We’ve got to give it up to The Guardian for landing these interviews with the real unsung heroes of Hollywood: actors who dub films for foreign release. A few things we learned:
- Ellen Pompeo is the poor man’s Renée Zellweger, even in Italy
Giuppy Izzo, Italy’s voice of Renée Zellweger, also does the Grey’s Anatomy star. "The only actor I’ve both dubbed and met is Ellen Pompeo," she says. "She came up and hugged me at a conference in Milan in the summer."
- The French are f’in crazy
Their Angelina Jolie, Françoise Cadol, leaves me speechless: "Sometimes my home phone will ring and when I say ‘hello’ there will be a sharp intake of breath at the other end. I know immediately it’s a dubbing fan who has got hold of my number. Once a woman rang me and started gasping. Then after a silence, she said: ‘Sorry, I’m just so emotional at hearing you, I can’t speak, I’ll have to call back.’… I respect people’s reasons for wanting to contact me, but I don’t send out photos."
- Looks matter, even in voice-over; M:I:III had "a big range of emotions;" Tom Cruise’s nickname in Cantonese is "Atang"
Ren Wei, the voice of Cruise in China, is full of insight (or somethin’): "I guess I was chosen to voice the Tom Cruise role in Mission: Impossible III because my age and physique are similar to his…. It was very intense and I had to cover a big range of emotions. In the fighting scenes, it was all ‘Get down, get down! Go, go!’ Then there were romantic moments when his voice breaks up as he tells his wife how much he loves her. I had to watch the original English version time and time again to get the feeling right."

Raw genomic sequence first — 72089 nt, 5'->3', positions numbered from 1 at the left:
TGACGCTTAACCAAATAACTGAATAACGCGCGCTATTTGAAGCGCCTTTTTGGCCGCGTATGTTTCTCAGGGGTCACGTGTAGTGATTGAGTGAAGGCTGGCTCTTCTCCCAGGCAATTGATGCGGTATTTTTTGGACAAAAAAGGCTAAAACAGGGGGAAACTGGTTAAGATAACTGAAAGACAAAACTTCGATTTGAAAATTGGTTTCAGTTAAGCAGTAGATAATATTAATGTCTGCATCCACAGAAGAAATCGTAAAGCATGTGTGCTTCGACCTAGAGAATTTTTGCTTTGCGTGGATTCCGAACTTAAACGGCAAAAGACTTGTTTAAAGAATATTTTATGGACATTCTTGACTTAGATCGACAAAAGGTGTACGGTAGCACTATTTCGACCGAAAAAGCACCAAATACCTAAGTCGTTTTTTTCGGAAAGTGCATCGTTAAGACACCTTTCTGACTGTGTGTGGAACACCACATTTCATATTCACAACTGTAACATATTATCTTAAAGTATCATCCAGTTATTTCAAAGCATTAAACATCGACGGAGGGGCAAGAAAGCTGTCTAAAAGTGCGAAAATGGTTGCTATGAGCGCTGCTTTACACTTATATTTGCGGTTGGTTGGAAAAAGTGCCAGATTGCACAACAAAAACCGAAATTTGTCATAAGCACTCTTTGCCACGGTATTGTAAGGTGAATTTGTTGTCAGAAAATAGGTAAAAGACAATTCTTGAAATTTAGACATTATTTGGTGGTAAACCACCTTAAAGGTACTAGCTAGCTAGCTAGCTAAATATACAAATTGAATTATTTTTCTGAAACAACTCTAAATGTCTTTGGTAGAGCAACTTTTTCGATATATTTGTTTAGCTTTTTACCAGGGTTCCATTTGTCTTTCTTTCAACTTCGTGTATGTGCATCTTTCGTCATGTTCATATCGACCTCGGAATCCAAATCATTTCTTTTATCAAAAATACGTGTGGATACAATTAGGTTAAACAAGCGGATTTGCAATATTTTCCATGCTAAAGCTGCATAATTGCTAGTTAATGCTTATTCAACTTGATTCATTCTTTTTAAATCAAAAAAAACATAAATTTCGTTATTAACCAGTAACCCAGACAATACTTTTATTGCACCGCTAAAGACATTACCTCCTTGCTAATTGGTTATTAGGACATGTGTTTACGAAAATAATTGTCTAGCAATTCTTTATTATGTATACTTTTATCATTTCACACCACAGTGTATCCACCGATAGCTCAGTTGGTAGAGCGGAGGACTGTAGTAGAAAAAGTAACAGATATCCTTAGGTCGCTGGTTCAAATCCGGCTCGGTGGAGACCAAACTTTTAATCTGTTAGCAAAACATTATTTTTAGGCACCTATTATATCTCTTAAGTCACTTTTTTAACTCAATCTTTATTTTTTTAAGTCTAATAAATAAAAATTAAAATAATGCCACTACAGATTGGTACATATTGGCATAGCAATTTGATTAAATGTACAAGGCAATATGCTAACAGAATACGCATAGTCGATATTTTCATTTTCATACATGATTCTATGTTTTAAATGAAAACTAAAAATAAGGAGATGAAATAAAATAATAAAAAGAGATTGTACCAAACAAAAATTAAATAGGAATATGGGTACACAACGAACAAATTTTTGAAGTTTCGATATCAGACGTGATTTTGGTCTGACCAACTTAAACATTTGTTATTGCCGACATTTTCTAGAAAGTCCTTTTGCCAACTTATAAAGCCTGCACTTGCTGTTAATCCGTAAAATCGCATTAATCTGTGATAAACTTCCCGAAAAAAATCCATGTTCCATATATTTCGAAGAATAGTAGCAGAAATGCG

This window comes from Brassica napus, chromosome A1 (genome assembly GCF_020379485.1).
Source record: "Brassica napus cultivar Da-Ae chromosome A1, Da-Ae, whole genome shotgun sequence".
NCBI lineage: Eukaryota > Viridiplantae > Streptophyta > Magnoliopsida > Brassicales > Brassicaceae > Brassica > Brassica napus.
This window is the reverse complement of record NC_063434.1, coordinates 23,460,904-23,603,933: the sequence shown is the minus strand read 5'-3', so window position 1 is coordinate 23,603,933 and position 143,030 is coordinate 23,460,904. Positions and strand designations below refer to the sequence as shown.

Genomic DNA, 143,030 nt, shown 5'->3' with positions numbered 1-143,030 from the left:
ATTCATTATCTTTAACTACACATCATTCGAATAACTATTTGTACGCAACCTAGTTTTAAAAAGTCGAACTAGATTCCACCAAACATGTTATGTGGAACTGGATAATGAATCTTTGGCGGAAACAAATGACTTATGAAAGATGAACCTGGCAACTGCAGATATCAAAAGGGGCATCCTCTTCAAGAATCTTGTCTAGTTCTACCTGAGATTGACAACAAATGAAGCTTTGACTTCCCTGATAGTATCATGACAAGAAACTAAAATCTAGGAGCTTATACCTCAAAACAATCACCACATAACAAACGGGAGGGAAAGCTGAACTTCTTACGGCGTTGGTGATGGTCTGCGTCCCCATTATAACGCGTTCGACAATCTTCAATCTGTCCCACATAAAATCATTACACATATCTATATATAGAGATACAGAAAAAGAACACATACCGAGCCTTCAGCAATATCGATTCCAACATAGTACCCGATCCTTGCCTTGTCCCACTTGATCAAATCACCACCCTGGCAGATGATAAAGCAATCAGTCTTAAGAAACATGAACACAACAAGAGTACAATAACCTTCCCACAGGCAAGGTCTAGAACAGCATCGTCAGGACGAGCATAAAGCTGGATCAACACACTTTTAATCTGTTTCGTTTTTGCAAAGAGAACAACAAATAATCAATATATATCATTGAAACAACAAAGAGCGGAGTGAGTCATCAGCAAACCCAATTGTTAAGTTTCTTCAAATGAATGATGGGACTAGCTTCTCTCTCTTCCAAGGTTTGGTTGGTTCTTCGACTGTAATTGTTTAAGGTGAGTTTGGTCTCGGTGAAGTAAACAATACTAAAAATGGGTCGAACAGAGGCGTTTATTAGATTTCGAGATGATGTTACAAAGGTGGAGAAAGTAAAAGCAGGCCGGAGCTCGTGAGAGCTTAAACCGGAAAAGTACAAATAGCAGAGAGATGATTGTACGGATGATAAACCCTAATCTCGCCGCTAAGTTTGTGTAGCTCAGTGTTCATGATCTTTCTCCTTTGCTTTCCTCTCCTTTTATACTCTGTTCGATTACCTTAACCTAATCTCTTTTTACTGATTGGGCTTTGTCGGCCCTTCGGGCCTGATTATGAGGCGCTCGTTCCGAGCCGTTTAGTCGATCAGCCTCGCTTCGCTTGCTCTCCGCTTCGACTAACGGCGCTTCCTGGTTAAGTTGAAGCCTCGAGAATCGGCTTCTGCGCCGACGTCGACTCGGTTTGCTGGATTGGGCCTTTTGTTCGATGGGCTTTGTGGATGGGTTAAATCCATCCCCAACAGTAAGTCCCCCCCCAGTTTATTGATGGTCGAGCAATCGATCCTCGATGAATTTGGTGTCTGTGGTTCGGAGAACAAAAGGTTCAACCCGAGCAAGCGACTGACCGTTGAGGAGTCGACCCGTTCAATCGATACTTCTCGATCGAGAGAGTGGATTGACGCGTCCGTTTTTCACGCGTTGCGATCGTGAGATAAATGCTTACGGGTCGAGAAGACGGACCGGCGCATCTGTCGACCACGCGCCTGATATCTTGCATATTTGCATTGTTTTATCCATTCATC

- There is a reason to watch new Eddie Murphy and Will Smith films…in India
Pawan Kalra, who also dubs Arnold Schwarzenegger, reveals "It is hardest with black actors like Eddie Murphy and Will Smith. They are not only very funny but they speak very, very fast. Trying to street talk quickly in Hindi is extremely tough. After two days your mouth gets really tired."
- Claudia Motta brings it on for Kirsten Dunst in Mexico
"The problem is that distributors don’t put us in the credits," Motta says. "Suppose Kirsten Dunst thought, ‘Gosh, how nice I sound in Spanish.’ She wouldn’t have known who the voice belonged to."